YouTube Delivers Olympics For Those Not Served By Local Broadcasters
By Andrew Lippe
YouTube is getting to play in the Olympics
playground as the International Olympic Committee (IOC) has created its own online digital channel offering
Beijing highlights to 77 territories around the world, excluding America.
“The Beijing Games mark the first time that digital media coverage
will be freely available across the world,” says Chris Dale, YouTube manager
of public affairs and corporate communications.
The content on the IOC site will
remain for the duration of the games and be available up to 30 days
after the closing ceremony.
The IOC Channel, available in territories
where digital rights have not been sold to a broadcaster, is a boon for Olympic fans in Africa, Asia, India and the Middle East. “What is great is
we have got countries like Afghanistan and Iraq and clearly those countries
are an interesting story in and of themselves in terms of simply being able to access to YouTube,” says Dale.
blocking identifies users by their IP address and blocks them from viewing the channel.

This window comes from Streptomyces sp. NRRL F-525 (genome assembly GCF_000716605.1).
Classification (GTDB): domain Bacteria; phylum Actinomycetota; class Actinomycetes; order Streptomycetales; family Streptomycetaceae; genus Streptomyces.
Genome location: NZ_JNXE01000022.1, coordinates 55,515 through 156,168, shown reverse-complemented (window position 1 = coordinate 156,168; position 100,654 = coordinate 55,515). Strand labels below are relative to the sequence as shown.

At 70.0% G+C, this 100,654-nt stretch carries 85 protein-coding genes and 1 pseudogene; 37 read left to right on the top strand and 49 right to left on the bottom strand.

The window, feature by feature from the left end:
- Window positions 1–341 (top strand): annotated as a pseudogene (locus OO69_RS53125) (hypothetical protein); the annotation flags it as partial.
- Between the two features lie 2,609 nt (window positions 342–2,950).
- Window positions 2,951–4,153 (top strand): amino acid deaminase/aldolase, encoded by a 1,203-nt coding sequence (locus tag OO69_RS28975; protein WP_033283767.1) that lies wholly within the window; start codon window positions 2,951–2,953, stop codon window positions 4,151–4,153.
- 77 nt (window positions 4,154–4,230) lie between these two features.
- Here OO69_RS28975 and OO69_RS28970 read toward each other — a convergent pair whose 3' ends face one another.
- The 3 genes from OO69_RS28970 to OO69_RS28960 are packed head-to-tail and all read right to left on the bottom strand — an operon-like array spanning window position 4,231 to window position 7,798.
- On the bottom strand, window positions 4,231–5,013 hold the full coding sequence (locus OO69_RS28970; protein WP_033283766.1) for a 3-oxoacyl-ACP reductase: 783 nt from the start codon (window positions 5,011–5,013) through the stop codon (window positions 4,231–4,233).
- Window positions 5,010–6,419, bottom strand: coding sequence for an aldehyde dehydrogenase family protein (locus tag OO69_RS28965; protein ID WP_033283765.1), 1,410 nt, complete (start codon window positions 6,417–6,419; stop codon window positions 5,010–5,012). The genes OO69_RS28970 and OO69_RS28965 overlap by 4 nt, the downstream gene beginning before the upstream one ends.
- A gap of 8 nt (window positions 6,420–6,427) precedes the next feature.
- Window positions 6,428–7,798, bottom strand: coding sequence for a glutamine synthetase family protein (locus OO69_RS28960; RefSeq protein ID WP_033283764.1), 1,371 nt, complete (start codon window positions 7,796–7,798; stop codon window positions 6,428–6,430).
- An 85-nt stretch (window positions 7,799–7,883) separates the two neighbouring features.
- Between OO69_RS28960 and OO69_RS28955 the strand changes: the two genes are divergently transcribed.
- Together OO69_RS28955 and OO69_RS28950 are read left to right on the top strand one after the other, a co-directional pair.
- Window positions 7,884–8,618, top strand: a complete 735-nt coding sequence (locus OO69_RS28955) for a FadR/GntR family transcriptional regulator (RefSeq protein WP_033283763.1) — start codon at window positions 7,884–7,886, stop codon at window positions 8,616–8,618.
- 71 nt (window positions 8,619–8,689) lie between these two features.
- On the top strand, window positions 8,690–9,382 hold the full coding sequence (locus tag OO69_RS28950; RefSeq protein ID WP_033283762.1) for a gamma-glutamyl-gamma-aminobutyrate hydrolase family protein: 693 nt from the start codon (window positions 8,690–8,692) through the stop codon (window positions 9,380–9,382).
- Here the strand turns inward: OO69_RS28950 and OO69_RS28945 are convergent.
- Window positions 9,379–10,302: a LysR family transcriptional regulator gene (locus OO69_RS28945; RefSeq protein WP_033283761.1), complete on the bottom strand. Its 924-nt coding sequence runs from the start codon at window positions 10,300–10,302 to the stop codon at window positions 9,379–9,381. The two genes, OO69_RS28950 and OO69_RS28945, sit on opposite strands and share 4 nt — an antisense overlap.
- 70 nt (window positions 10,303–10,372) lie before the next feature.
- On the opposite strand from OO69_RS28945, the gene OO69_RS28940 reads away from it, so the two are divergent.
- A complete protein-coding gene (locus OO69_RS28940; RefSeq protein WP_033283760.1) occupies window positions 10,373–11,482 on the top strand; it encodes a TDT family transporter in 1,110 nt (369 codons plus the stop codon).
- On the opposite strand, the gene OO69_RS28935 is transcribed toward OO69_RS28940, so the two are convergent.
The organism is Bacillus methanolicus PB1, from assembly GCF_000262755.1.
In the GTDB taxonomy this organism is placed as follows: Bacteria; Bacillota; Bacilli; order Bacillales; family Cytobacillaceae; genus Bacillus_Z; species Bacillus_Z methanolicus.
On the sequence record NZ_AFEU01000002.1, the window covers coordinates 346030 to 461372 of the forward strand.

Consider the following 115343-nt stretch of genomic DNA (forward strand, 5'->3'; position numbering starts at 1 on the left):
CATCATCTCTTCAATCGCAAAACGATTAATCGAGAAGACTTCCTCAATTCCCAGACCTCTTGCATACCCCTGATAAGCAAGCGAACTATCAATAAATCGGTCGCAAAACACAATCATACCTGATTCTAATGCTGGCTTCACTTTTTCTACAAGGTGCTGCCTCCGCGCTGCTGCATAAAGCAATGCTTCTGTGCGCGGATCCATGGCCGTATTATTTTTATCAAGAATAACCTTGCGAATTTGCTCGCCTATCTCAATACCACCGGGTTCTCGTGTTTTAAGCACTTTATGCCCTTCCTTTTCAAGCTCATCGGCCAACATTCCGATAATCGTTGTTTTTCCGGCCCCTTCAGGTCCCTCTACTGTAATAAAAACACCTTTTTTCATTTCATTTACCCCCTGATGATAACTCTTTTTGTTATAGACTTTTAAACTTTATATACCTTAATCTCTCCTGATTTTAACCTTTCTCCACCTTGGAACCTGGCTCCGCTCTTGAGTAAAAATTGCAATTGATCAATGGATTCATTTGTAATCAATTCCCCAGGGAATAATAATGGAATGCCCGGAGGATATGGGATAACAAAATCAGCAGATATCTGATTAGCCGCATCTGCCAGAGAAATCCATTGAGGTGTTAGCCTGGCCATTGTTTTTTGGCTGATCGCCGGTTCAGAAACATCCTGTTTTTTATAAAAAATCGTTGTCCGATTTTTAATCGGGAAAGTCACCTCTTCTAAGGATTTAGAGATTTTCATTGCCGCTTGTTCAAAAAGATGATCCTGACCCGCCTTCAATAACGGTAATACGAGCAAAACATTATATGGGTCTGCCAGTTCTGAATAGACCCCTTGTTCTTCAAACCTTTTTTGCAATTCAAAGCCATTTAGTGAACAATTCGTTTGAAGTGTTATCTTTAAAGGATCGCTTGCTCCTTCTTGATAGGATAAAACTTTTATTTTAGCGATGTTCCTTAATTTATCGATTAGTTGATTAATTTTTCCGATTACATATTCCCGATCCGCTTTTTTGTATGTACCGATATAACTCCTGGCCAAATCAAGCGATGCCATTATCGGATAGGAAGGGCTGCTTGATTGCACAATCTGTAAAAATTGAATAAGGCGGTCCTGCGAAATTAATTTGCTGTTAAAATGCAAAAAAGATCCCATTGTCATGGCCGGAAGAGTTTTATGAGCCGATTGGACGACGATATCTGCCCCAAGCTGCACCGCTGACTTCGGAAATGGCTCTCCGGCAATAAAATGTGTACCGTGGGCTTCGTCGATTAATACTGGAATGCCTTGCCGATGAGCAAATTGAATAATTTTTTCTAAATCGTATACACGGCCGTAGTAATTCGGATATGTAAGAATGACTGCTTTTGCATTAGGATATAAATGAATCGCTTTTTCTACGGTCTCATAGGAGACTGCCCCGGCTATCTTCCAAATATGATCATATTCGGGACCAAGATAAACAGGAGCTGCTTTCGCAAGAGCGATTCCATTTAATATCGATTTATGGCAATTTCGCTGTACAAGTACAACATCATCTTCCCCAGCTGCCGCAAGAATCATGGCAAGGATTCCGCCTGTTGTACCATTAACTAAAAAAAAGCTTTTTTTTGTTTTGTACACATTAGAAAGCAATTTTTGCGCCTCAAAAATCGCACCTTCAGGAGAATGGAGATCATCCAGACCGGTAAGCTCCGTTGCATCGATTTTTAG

of course, is also known as a place where user-generated and sometimes
copyrighted material is shared. “The IOC like any other copyright holder
out there can use the YouTube video ID and is using our video ID technology to
manage and protect their content on the site,” says Dale. Olympic Broadcasting
Services will produce the content for the IOC channel.
YouTube also created a channel for news outlets
as news outlets including the Associated Press,
Getty Images, The New York Times, Reuters, Sexy Beijing and Travel Channel have dedicated channels.
“Video is uploaded to YouTube from
news partners, travel partners and even a group of citizen journalists
shooting their experiences,” says Steve Grove, head of news and politics
for YouTube. “You get a 360-degree view of what is happening in Beijing.”